Dozens of State Police have gathered in a hallway in the Capitol’s lower level, cordoned off by blue curtains. This is their base of operations in the building this week as hundreds – maybe thousands - of protesters are expected to fill the upper levels.
In one closet, police have stashed helmets and other riot gear.
Capitol Facilities Director Steve Benkovsky hopes the demonstrations will stay peaceful.
"Everybody has a right to come in here and voice their opinion. And we'll deal with it the best we can and let them voice their opinion," said Benkovsky.
State and local police plan to close a number of streets around the state Capitol.
They will also limit the number of people allowed in the building.
Organizers opposing the legislation say they hope thousands will show up to speak out against the legislation quickly making its way through the Legislature.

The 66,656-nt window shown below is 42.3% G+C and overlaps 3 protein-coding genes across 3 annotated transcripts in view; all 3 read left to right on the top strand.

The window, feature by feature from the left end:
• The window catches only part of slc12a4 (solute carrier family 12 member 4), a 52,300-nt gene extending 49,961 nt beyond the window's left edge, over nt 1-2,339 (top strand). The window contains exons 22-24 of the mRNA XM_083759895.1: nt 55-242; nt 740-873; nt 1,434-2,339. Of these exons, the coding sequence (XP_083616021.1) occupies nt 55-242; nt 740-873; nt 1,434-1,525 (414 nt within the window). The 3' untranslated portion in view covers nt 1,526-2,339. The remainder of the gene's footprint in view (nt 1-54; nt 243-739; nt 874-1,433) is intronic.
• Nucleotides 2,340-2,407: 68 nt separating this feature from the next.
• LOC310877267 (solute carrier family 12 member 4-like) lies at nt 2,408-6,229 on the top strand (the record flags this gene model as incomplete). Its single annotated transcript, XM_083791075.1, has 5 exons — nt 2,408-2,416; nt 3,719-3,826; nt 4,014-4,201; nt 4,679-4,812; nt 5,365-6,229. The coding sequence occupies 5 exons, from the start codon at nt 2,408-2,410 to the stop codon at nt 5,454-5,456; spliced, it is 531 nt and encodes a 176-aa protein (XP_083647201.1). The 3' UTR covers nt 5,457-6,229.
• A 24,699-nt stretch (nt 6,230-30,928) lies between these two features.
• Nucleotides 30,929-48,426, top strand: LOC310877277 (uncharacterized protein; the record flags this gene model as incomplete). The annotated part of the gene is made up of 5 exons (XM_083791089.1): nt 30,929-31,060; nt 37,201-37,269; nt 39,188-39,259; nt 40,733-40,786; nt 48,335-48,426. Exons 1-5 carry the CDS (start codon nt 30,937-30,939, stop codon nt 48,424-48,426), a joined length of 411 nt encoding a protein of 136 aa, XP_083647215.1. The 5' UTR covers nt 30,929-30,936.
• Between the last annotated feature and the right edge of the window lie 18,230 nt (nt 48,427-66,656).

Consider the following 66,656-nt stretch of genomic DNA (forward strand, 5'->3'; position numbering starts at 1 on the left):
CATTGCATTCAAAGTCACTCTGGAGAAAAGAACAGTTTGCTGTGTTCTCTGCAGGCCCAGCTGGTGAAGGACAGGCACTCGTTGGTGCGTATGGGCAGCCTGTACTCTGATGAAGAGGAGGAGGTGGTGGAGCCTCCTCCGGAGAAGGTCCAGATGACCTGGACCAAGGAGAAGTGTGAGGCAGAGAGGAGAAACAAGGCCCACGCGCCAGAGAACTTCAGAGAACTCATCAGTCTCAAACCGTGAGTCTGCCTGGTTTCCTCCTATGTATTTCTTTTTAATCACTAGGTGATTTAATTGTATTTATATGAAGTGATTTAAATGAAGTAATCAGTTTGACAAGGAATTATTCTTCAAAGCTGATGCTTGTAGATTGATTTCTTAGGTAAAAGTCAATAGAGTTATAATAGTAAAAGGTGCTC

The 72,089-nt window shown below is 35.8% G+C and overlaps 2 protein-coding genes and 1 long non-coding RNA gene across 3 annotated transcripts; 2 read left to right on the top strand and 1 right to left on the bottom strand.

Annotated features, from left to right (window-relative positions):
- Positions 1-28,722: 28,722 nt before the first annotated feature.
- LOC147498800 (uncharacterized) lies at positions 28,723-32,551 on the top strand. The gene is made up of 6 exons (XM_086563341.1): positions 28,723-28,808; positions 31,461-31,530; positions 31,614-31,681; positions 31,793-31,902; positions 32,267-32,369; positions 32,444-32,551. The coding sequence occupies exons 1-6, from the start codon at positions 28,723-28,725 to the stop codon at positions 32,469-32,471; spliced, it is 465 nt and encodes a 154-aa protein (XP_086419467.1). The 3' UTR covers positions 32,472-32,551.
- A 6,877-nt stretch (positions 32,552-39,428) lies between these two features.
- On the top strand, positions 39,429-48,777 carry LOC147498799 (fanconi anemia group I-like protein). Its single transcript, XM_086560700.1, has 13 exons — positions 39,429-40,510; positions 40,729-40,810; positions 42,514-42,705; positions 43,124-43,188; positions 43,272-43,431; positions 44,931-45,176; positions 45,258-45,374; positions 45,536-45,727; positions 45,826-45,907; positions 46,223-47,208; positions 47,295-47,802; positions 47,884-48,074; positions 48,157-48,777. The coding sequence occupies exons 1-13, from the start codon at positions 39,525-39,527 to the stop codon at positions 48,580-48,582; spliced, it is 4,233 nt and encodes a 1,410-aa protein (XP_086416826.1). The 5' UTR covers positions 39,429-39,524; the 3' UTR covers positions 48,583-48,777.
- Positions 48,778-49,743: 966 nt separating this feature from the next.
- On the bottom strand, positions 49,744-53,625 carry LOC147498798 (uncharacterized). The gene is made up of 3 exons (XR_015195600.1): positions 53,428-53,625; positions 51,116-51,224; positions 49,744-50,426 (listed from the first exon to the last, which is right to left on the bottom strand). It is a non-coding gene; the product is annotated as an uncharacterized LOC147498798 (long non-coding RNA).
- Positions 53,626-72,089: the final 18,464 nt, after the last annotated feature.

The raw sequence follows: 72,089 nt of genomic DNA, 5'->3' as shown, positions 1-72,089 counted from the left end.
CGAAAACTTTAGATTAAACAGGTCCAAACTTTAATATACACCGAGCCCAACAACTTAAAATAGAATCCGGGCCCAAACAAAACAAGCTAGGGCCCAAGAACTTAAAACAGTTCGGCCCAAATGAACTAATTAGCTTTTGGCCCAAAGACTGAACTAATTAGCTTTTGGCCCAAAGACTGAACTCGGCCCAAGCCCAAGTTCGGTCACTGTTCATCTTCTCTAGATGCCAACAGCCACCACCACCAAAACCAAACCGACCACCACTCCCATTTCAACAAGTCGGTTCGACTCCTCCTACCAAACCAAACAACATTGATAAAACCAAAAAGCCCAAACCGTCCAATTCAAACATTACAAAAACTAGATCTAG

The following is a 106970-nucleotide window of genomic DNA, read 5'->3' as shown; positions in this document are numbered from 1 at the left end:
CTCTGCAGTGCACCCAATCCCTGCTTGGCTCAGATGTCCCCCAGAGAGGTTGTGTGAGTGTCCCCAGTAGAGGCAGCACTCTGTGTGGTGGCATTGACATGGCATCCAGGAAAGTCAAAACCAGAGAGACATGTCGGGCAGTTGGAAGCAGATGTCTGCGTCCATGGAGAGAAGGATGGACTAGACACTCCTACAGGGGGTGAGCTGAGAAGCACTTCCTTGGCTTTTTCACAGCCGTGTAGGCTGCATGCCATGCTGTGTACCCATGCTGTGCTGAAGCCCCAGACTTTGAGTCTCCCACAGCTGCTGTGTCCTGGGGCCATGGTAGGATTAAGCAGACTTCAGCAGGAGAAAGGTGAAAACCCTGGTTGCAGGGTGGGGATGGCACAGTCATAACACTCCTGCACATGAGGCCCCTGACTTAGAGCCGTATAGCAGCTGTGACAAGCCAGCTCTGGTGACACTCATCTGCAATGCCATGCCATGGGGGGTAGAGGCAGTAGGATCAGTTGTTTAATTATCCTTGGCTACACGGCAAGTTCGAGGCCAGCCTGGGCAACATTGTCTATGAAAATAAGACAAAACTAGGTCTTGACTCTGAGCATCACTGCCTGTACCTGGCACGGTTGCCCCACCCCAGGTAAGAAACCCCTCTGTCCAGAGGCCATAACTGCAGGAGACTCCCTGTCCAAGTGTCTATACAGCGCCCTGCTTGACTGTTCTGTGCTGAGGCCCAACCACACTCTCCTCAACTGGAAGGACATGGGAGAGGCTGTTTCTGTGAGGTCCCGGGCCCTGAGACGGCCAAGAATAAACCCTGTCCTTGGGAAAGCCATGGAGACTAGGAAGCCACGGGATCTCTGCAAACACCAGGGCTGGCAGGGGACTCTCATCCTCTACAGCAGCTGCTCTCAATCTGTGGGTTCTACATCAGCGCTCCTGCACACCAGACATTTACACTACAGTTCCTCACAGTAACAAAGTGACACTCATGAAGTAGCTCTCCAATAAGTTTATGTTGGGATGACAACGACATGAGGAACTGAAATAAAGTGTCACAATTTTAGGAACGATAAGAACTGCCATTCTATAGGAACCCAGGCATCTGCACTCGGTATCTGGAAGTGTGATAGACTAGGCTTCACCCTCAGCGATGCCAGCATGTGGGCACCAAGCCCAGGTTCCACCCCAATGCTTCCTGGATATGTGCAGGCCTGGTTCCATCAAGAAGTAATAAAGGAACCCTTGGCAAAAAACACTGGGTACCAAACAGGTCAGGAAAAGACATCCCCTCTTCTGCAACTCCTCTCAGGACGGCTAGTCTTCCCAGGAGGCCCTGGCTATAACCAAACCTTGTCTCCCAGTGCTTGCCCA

Benkovsky says incidents during protests last week illustrated the need for caution.
"We had a lady that was 70 years old that passed out up there, and they had a hard time getting through the crowd. So they sort of said, 'look, you got to keep a little better control on how much access we have and free to get, at least, if something like that happens,'" said Benkovsky.
Some Democrats say the moves are meant to keep protesters away.
Police locked down the Capitol last week, citing similar concerns.
Right-to-work opponents have filed a legal action over the move, saying it violated the state’s Open Meetings Act.